. Jo thought it sweet that it had been named after Sean’s grandmother. Sean told her that it needed a different log in name to differentiate it from the other computers on the local network. He didn’t tell her that Emily had actually used it when she stayed in the apartment. Sean would let Mary decide when and if Jo would learn the story of Emily’s ‘resurrection.’
As Jo ate, she scrolled through her news feed. One headline caught her attention. She stopped scrolling and clicked through to the story:
SEATTLE'S BEST NEW-AGE SECRET ROMANCE
The strange but true story of death, deception and mystery behind the rise of Sean Carroll and Mary Robinson, his Witch-bride.
The world first heard of Sean Carroll in the “Billygate” affair, how he was “coerced” into pretending to masquerade as his dead half-brother. The story faded from the public eye, but it has only grown weirder in the last couple of years. netnewszine.com has learned that Sean has recently received a settlement worth millions from the estate of Virginia multimillionaire. Mary Robinson, his wife, is the force behind the wildly successful SpellApp, put out by the Icelandic “New Religion” internet church. How these two came to their present position of power, and the stories of the secrets they’re hiding, will be covered in a continuing series exclusively on techcreeper.com…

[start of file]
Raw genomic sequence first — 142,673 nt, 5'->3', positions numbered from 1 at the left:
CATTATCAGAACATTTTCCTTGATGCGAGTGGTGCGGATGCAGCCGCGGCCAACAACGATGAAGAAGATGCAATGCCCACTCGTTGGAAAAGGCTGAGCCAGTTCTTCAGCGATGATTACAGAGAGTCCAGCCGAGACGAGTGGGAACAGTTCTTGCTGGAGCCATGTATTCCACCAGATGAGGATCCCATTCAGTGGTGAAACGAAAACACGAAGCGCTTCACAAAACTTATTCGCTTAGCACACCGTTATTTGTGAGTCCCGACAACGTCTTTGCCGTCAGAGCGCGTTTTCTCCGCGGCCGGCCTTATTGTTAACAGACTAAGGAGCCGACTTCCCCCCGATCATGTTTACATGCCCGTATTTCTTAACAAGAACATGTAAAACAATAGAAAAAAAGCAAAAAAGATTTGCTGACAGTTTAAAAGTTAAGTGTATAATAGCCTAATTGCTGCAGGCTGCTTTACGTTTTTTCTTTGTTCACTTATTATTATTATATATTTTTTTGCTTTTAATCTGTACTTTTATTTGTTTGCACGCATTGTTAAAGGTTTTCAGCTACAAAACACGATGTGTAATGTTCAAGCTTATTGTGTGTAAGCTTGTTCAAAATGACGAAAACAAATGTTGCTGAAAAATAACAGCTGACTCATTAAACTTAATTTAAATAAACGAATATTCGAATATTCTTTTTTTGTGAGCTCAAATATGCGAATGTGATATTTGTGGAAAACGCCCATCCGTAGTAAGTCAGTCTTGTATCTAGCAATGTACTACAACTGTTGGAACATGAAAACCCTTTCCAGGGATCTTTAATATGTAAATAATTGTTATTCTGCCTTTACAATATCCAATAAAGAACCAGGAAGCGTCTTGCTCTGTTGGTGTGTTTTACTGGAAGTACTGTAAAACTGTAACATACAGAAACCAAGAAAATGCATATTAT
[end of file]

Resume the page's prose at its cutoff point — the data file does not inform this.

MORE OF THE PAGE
The first tremors hit as Mary and Sean walked into their apartment. They were noticeable, but not terribly strong. As they subsided Mary felt some discomfort in her abdomen so she went into the bathroom and sat on the toilet. Her water broke. Then the second wave of tremors hit. The lights flickered and then went out.
“Great timing,” said Mary, as she groped her way back to the kitchen, “My water broke.”
“Phone service has been knocked out,” Sean was using his phone as a flashlight to look for matches and candles, “Can you make it down twenty flights of stairs?”
“Oof,” Mary paused to catch her breath, “No. Is the internet still up?”
Sean opened his laptop. “The local network is still active—it’s got a back-up—but the router isn’t getting the internet.”
“Can you message Jo?” Mary gasped, “This is going way faster than it should. She should be in her place.”
Hilmar cursed his success. He was standing with a group of ‘true believers’ in a field at the base of Snæfellsjökull, the dormant volcano located on the west coast of Iceland. It was cold and dark. And